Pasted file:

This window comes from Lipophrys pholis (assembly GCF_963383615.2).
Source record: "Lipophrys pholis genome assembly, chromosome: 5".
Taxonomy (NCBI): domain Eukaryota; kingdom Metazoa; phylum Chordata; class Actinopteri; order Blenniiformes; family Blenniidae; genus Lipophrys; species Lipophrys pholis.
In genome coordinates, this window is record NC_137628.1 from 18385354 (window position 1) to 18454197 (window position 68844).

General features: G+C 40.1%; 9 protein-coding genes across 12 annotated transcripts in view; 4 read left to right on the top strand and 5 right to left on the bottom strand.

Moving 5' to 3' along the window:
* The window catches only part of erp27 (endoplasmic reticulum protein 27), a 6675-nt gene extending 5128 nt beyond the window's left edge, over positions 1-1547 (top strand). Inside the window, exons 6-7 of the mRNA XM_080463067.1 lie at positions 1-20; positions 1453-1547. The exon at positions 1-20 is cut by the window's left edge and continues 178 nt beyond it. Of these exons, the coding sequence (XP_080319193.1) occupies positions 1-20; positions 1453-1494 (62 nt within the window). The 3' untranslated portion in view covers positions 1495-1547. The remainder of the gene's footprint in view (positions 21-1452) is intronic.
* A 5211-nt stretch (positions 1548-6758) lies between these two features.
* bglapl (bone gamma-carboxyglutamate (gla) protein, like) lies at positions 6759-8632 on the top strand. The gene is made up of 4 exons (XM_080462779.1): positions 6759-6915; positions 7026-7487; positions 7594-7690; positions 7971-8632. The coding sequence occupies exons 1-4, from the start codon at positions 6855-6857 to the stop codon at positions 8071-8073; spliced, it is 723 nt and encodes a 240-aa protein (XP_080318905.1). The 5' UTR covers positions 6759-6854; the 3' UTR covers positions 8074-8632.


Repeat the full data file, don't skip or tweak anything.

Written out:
This window comes from Lipophrys pholis (assembly GCF_963383615.2).
Source record: "Lipophrys pholis genome assembly, chromosome: 5".
Taxonomy (NCBI): domain Eukaryota; kingdom Metazoa; phylum Chordata; class Actinopteri; order Blenniiformes; family Blenniidae; genus Lipophrys; species Lipophrys pholis.
In genome coordinates, this window is record NC_137628.1 from 18385354 (window position 1) to 18454197 (window position 68844).

General features: G+C 40.1%; 9 protein-coding genes across 12 annotated transcripts in view; 4 read left to right on the top strand and 5 right to left on the bottom strand.

Moving 5' to 3' along the window:
* The window catches only part of erp27 (endoplasmic reticulum protein 27), a 6675-nt gene extending 5128 nt beyond the window's left edge, over positions 1-1547 (top strand). Inside the window, exons 6-7 of the mRNA XM_080463067.1 lie at positions 1-20; positions 1453-1547. The exon at positions 1-20 is cut by the window's left edge and continues 178 nt beyond it. Of these exons, the coding sequence (XP_080319193.1) occupies positions 1-20; positions 1453-1494 (62 nt within the window). The 3' untranslated portion in view covers positions 1495-1547. The remainder of the gene's footprint in view (positions 21-1452) is intronic.
* A 5211-nt stretch (positions 1548-6758) lies between these two features.
* bglapl (bone gamma-carboxyglutamate (gla) protein, like) lies at positions 6759-8632 on the top strand. The gene is made up of 4 exons (XM_080462779.1): positions 6759-6915; positions 7026-7487; positions 7594-7690; positions 7971-8632. The coding sequence occupies exons 1-4, from the start codon at positions 6855-6857 to the stop codon at positions 8071-8073; spliced, it is 723 nt and encodes a 240-aa protein (XP_080318905.1). The 5' UTR covers positions 6759-6854; the 3' UTR covers positions 8074-8632.